Friday, March 10, 2017
The Death of the Hippies
In 1967, just after the Summer of Love, The Atlantic published “The Flowering of the Hippies,” a profile of San Francisco’s new youth culture.
“Almost the first point of interest about the hippies was that they were middle-class American children to the bone,” the author noted. “To citizens inclined to alarm this was the thing most maddening, that these were not Negroes disaffected by color or immigrants by strangeness but boys and girls with white skins from the right side of the economy ... After regular educations, if only they’d want them, they could commute to fine jobs from the suburbs, and own nice houses with bathrooms, where they could shave and wash up.”
A middle-class boy from the right side of the economy: That was my mother’s cousin Joe Samberg. When they were growing up, she spent every Thanksgiving at his family’s home in the upscale Long Island suburb of Roslyn Heights. His father was a successful businessman who, somewhat incongruously, had far-left sympathies.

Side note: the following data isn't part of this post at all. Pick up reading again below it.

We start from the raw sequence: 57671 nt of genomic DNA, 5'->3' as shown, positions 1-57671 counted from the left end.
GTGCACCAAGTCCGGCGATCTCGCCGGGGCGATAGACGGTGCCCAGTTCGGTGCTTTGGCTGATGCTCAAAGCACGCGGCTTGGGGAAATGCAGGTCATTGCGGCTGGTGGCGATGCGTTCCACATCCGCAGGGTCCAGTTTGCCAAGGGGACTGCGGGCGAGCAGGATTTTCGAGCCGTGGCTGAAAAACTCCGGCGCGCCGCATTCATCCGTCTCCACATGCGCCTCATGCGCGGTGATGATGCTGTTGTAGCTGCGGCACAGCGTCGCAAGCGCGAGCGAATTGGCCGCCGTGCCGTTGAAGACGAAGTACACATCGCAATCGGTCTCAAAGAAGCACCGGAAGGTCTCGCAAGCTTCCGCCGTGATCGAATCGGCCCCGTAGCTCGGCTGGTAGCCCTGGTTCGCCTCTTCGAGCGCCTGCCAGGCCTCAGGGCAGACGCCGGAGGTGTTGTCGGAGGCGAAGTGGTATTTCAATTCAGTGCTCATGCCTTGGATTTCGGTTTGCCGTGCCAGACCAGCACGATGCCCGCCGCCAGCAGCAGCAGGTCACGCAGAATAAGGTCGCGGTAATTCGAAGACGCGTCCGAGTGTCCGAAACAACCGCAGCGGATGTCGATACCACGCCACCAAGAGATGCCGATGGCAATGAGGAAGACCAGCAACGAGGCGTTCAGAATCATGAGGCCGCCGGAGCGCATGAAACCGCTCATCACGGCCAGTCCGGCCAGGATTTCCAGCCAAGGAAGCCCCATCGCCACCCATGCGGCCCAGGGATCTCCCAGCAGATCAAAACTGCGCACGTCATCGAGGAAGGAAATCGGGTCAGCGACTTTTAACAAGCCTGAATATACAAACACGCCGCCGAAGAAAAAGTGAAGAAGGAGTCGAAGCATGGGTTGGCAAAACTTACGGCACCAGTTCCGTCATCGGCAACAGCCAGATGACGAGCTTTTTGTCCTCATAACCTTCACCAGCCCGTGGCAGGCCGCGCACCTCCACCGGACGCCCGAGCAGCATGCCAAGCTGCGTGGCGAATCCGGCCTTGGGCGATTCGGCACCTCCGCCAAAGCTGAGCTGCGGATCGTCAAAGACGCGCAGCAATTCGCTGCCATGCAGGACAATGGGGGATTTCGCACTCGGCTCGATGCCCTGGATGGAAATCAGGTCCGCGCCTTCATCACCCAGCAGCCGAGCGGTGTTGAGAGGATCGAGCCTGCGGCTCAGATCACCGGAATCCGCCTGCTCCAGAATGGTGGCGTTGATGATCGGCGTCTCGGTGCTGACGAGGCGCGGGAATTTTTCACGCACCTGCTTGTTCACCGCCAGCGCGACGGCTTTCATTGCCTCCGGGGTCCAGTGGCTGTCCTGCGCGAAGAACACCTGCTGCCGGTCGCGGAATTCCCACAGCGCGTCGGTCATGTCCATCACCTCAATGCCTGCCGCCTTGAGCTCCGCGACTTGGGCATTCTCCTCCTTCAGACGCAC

Throughout the 1960s, Joe and his four brothers became more and more radical. Two of the Samberg boys eventually went down to Cuba to cut sugar cane for Castro’s revolution.
In 1969, when Joe was 22, he moved out to California.
By then, the Haight-Ashbury scene described in the Atlantic article had mostly migrated across the bay to Berkeley’s Telegraph Avenue. Rents were a little cheaper there, and for those who couldn’t pay rent at all, the weather was a little warmer. The college town was also more sympathetic to the long-haired kids who crowded the sidewalks day and night—talking, protesting, kissing, dancing, fighting, and taking lots and lots of drugs.
To keep reading this article, click here.